• ITVI.USA
    15,909.400
    -330.930
    -2%
  • OTLT.USA
    2.776
    0.014
    0.5%
  • OTRI.USA
    21.610
    -0.170
    -0.8%
  • OTVI.USA
    15,915.300
    -318.010
    -2%
  • TSTOPVRPM.ATLPHL
    3.520
    0.380
    12.1%
  • TSTOPVRPM.CHIATL
    2.960
    -0.660
    -18.2%
  • TSTOPVRPM.DALLAX
    1.610
    0.250
    18.4%
  • TSTOPVRPM.LAXDAL
    3.340
    -0.130
    -3.7%
  • TSTOPVRPM.PHLCHI
    2.100
    -0.250
    -10.6%
  • TSTOPVRPM.LAXSEA
    3.860
    -0.220
    -5.4%
  • WAIT.USA
    126.000
    -2.000
    -1.6%
  • ITVI.USA
    15,909.400
    -330.930
    -2%
  • OTLT.USA
    2.776
    0.014
    0.5%
  • OTRI.USA
    21.610
    -0.170
    -0.8%
  • OTVI.USA
    15,915.300
    -318.010
    -2%
  • TSTOPVRPM.ATLPHL
    3.520
    0.380
    12.1%
  • TSTOPVRPM.CHIATL
    2.960
    -0.660
    -18.2%
  • TSTOPVRPM.DALLAX
    1.610
    0.250
    18.4%
  • TSTOPVRPM.LAXDAL
    3.340
    -0.130
    -3.7%
  • TSTOPVRPM.PHLCHI
    2.100
    -0.250
    -10.6%
  • TSTOPVRPM.LAXSEA
    3.860
    -0.220
    -5.4%
  • WAIT.USA
    126.000
    -2.000
    -1.6%
American Shipper

Indiana to study development of fourth port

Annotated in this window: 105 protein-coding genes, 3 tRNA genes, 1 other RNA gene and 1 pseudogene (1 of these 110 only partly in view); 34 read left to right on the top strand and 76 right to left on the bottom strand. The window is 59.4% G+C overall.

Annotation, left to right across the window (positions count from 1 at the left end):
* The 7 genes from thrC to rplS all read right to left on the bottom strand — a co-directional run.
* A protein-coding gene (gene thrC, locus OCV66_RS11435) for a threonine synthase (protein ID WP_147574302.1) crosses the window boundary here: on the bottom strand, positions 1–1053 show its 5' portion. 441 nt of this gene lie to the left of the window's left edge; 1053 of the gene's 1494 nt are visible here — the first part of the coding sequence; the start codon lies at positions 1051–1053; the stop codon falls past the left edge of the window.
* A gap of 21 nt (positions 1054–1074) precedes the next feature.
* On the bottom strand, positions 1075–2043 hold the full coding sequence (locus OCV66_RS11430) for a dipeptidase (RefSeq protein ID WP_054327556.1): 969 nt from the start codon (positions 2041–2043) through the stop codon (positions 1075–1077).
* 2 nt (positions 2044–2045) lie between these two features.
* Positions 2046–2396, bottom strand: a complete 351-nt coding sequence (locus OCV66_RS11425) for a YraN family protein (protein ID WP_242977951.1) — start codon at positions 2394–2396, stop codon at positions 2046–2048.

Governor Mike Pence is pushing for a new port in southeastern Indiana to grow the economy and provide another transportation option for shippers.

   Indiana Gov. Mike Pence, in his 2016 State of the State address this week, called on the state port authority to “vigorously explore” building the state’s fourth port in southeastern Indiana as a catalyst for economic development in the region.
   The Ports of Indiana currently operates three ports: Indiana-Burns Harbor on Lake Michigan; and Indiana-Mount Vernon and Indiana-Jeffersonville on the Ohio River.
   The port authority has looked into the development of a port in southeast Indiana on multiple occasions. Indiana businesses use the ports to trade with 26 countries and 49 states. Companies based on port property generate more than $6 billion in economic activity each year and support more than 50,000 jobs.
   The state’s existing ports are located in the Chicago, Louisville and Evansville metro areas, but often handle shipments for Central Indiana businesses that are generally within 150 miles of the facilities, spokesman Rich Allen said in an e-mail.
   Primary cargoes handled by Indiana’s ports include grain, fertilizer, steel, coal, ethanol, soy products, dried distillers grain, limestone, cement, minerals, road salt, liquid bulk and project cargoes. Other cargo shipments moving through Indiana’s ports have included brewery tanks for new craft breweries in the Midwest, windmill blades for Northwest Indiana wind farms, building modules for an Eli Lilly facility in Indianapolis, and tanks for the WWII Victory Museum in Auburn, Ind.
   The ports are self-funded through operating revenues.

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